My mother-in-law, Jay, is an incredible woman. At 82, she can still tap dance in front of a room of family and friends, play old standards on the piano, and delight in a blooming lily.
For the last several years she has suffered from Alzheimer’s. She still remembers who her children are (and most of her fourteen grandchildren; in-laws are tricky), but she has lost her short-term memory. It’s as if a reset button is pushed in her mind the second a moment has passed. She is continually trying to get her bearings: “What’s this place called?” (“This is the assisted-living facility where you live.”) “How did I get to your house?” (“We just drove here together.”) Because she instantly forgets what she has just learned, she will ask the same question perhaps fifty times in an hour.
Of course she was not always like this. She raised seven children. She went from PTA mom to PTA chairwoman to assistant to the mayor of Pasadena. For years she was a “field rep” for the city, priding herself on knowing the who, what, and when of every civic detail. Now, it’s as if she’s convinced she should still be playing that role but is unaware that she no longer has the facilities to do it.
There are times when her face seems to register the utter wilderness she inhabits. I’ve seen it when the room is full of her relatives, and she finally retreats to a chair after rubbing a baby’s head or hugging an in-law. A look of fear darkens her face, as if she’s thinking, “Who the hell are all these people? And who the hell am I?” I’m not sure I’ve ever seen terror illustrated so clearly.
But there is also a strange grace to her Alzheimer’s. Jay’s husband Bill died three years ago. Their marriage had been a rocky one. When I first met Bill and Jay in the mid-nineties, they were living apart; while she held down the Pasadena home they had owned for several decades, he lived nearby in a small bachelor pad. They would come together for holidays and visits from relatives (and he’d still come over faithfully to try and fix things around her house), but there seemed to be a lot of built-up resentment between them. To me, Jay always seemed mad at Bill for something, and he always seemed perplexed about what he was supposed to atone for.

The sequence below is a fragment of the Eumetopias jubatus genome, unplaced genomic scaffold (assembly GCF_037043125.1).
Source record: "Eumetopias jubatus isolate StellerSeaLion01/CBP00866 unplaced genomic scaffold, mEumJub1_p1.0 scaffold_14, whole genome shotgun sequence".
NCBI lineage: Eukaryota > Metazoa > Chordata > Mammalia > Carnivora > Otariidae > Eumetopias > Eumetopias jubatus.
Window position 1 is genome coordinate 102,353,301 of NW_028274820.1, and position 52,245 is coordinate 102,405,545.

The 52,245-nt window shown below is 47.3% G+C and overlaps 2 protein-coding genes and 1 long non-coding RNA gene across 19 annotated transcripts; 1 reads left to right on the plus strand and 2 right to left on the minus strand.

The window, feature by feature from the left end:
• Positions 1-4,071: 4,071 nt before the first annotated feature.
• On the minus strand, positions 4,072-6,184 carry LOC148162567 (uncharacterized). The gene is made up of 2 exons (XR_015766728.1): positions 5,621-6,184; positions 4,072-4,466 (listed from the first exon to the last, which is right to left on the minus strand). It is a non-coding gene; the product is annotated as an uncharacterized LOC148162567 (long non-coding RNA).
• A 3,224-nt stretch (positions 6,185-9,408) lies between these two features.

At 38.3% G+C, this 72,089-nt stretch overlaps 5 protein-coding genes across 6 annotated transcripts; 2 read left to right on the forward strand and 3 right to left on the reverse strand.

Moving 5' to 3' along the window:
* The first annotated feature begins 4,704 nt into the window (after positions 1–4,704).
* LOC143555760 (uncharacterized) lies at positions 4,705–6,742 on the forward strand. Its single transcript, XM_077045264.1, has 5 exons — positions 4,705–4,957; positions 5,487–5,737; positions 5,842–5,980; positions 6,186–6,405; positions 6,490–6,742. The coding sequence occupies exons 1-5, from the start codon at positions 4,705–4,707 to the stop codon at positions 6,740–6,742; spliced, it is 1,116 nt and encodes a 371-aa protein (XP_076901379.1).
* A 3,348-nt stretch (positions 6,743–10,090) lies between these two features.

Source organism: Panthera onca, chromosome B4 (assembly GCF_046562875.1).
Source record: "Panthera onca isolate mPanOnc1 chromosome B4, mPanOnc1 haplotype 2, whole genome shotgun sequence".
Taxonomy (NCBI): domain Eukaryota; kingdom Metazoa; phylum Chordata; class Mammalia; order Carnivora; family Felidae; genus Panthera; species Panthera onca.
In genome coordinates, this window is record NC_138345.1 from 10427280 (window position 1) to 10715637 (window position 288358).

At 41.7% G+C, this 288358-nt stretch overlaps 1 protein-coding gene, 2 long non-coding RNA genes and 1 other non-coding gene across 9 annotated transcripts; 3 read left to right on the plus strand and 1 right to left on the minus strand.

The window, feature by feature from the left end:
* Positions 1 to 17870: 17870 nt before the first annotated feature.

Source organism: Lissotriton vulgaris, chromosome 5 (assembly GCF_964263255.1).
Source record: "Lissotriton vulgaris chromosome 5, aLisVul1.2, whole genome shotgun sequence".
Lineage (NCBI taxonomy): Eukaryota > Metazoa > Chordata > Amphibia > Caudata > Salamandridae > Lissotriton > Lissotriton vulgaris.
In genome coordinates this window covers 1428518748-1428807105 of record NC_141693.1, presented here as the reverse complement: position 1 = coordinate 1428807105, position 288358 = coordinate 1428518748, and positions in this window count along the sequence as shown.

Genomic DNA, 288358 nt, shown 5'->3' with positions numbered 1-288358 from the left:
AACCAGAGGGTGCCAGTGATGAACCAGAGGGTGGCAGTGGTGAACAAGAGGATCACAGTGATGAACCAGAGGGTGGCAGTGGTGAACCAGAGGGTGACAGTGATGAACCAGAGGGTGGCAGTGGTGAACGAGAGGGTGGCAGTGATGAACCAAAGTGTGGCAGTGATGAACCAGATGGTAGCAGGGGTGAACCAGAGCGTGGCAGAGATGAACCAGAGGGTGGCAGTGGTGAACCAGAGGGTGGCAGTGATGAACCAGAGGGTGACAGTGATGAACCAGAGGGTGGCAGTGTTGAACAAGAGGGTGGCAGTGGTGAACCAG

With the onset of Alzheimer’s, it’s almost as if Jay forgot her resentments. With his physical health failing and her mental health diminishing, he moved back into her house. She started calling him “my Billy” and would often retell the story of how they first met, even if the details got murky. When they’d visit us she’d sometimes lay her head on his shoulder almost like they were high-school sweethearts.
Bill died of heart complications in a hospital bed the family had set up in the assisted-living apartment Jay and Bill finally moved into. As he lay there dying, Jay stroked his face and mourned the loss of this man she did indeed truly love. Somehow the forgetting allowed her heart to open up to that deep river of affection that was always there between them, even during the years when they seemed to argue more than agree.
The last time Jay came to visit us, I tried to prepare myself for the challenges her presence brings. It’s hard to answer the same questions over and over. But if you tire and show your frustration to Jay, she gets hurt and confused, because she doesn’t understand why you’d be irritated with her — she literally doesn’t remember that she’s asking you for the thirtieth time how often you have to mow the lawn. To her, she’s asking for the first time, so why would you be bothered by such a simple question? To Jay there really is no recent past or near future. What’s in front of her refreshes every second, and fortunately what she’s retained through all of her trials is a certain joy in the simple beauty of the world. What she repeats are not complaints or snarky questions, but rather tiny moments of astonishment at what she sees.
We have a storage shed outside our house which the previous owner painted with huge, vibrant sunflowers. During her last visit, every time Jay looked out the window and saw the shed, she’d marvel, “Oh my gosh, look at those flowers! Did you paint those?” I’d feel the heat of irritation prickle under my skin, but then I’d see her eyes so lit up and reply, “No, Jay. The people before us did. They are beautiful, aren’t they?”
Is it truly so exhausting to look at those flowers again and again?